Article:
Big opportunity doesn’t pay off as Clitheroe boxer Luke Blackledge is forced to retire

MANCHESTER, ENGLAND - DECEMBER 10:  Callum Smith (L) of Liverpool in action against Luke Blackledge of Darwen during their British Super-Middleweight Championship fight at Manchester Arena on December 10, 2016 in Manchester, England.  (Photo by Richard Heathcote/Getty Images)
MANCHESTER, ENGLAND - DECEMBER 10: Callum Smith (L) of Liverpool in action against Luke Blackledge of Darwen during their British Super-Middleweight Championship fight at Manchester Arena on December 10, 2016 in Manchester, England. (Photo by Richard Heathcote/Getty Images)

Time simply wasn’t on Luke Blackledge’s side as the former Commonwealth champion was forced to retire by Germany’s Denis Radovan.

The 29-year-old, who was up at 15st when accepting promoter Nisse Sauerland’s invitation to appear at London’s O2 Arena, had just five weeks to prepare for an opponent who hadn’t lost in 13 fights as a professional.

The Clitheroe super-middleweight, who tipped the scales at 12st 8lbs at the weigh-in, coming in well over the regulatory parameters, had taken enough punishment in the first four rounds, moving his team to throw in the towel while he was on his stool.

Before Josh Taylor became the first Scotsman to unify world titles since Ken Buchanan in 1971, earning a majority decision victory over Regis Prograis in the World Super Series finale, Blackledge, as he had been for the 168lb edition, was one of the warm-up acts.

Radovan dropped his former sparring partner with a thudding right hand in the third round and had continued to dominate as the contest reached the halfway point.

After losing for the third time on the bounce, against a man he’d trained with at the Kienbaum Olympic Centre in Berlin when working with former WBA World champion Tyron Zeuge and coach Jurgen Brahmer, he said: “I feel alright.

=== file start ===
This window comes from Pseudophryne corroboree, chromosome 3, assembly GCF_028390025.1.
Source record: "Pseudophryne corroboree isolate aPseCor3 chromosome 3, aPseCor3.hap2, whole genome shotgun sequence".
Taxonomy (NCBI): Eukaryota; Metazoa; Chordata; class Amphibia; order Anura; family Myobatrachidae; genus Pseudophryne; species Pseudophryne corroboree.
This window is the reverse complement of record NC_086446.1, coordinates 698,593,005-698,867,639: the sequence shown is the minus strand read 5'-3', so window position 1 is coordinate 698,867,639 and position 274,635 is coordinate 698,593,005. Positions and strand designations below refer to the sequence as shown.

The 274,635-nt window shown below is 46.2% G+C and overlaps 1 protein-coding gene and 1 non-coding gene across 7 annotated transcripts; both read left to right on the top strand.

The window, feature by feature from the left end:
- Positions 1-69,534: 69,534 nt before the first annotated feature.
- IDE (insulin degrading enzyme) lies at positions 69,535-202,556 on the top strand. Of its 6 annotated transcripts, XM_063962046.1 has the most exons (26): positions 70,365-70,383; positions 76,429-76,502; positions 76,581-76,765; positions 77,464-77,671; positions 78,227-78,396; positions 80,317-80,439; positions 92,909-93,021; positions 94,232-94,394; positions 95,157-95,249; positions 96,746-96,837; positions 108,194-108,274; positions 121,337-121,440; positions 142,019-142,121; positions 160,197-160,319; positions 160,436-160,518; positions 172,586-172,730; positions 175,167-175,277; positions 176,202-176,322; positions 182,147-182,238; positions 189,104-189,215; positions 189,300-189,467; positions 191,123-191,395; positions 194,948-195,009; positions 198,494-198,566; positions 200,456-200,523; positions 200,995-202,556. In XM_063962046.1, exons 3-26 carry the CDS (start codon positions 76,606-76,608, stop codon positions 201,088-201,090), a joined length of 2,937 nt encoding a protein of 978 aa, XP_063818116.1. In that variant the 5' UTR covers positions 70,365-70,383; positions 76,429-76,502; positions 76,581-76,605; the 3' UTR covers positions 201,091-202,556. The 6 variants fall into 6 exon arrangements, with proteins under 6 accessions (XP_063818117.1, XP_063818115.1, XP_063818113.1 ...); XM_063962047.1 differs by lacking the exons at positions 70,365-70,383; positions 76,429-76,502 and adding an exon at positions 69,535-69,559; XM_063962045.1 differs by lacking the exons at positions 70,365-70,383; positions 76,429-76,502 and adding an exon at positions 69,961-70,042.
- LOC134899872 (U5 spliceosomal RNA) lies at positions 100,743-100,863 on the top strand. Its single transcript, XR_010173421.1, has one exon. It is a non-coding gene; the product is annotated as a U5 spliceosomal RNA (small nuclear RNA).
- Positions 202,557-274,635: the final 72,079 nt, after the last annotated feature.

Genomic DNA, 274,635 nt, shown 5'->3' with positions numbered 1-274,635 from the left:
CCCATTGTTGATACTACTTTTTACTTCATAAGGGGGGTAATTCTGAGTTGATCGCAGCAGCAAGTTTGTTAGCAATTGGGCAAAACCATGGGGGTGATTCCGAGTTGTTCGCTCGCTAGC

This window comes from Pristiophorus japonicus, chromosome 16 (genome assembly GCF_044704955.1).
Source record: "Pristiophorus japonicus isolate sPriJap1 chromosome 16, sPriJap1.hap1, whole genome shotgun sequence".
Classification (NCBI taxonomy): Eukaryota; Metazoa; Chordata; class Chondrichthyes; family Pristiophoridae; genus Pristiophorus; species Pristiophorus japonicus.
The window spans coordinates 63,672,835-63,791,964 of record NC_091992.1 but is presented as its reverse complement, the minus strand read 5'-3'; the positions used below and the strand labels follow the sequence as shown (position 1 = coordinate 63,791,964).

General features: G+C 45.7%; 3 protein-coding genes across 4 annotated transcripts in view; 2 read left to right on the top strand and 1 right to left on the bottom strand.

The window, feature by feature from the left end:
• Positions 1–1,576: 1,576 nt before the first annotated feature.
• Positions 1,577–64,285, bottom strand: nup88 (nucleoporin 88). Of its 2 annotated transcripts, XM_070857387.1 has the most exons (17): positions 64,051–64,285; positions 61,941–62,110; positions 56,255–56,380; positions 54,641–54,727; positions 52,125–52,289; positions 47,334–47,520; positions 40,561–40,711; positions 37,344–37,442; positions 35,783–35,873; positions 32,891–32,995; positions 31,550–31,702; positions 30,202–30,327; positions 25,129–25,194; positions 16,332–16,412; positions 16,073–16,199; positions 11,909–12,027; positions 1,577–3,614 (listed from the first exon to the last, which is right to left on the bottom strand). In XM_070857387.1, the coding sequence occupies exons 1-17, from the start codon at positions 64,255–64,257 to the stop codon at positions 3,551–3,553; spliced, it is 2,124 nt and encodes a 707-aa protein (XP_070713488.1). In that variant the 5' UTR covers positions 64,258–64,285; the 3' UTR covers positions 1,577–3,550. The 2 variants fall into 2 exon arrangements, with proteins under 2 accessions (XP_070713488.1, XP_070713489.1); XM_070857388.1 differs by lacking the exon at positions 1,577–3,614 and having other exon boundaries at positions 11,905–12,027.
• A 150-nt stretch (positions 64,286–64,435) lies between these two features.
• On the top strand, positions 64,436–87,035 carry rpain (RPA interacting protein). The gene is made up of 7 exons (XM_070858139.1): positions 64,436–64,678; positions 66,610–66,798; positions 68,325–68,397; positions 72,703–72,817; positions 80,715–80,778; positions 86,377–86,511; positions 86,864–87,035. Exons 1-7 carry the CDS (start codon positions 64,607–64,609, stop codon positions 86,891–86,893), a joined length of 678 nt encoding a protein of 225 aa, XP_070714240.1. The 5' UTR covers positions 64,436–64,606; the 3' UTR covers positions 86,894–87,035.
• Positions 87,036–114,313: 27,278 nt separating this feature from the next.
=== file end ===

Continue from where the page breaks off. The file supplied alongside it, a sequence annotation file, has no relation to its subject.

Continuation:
“I knew he was good and I only had five weeks to prepare for the fight and I was up at 15st at the start of my camp. For me to be fighting an opponent of that calibre I need a 10-week camp.

“I know how dangerous he is, I spent a month with him in Germany, but I wanted to get in there and do it.

“I saw his quality when I was working with him every day, 180 amateur fights tells you how experienced he is. He had very good hand speed.

“I wasn’t sharp, I came in overweight, something I was fined for, and he capitalised on that. It was a big show, a big opportunity for me, but unfortunately it didn’t pay off. I’ve just got to get on with it now.”

Blackledge added: “He caught me with a good shot in the third round and I went down. I recovered straight away, but I suffered a cut above my eye and it wouldn’t stop bleeding.

“My trainer told me he was going to stop the fight at the end of the fourth round, I didn’t want him to, but there was no point in taking any more punishment for no reason, so the towel went in.

“I’m straight back in the gym now and I’ll be making sure that I’m ready for the next opportunity. I had five weeks to lose three stone, I weighed in at eight pounds over.”

Blackledge didn’t hang around for the main event as Taylor claimed the Muhammad Ali Trophy for winning the super lightweight tournament, while also claiming the WBC Diamond and Ring Magazine belts.

“It was mad busy so I just wanted to get in and out. I just want to get back up to being 100% now and then go from there.”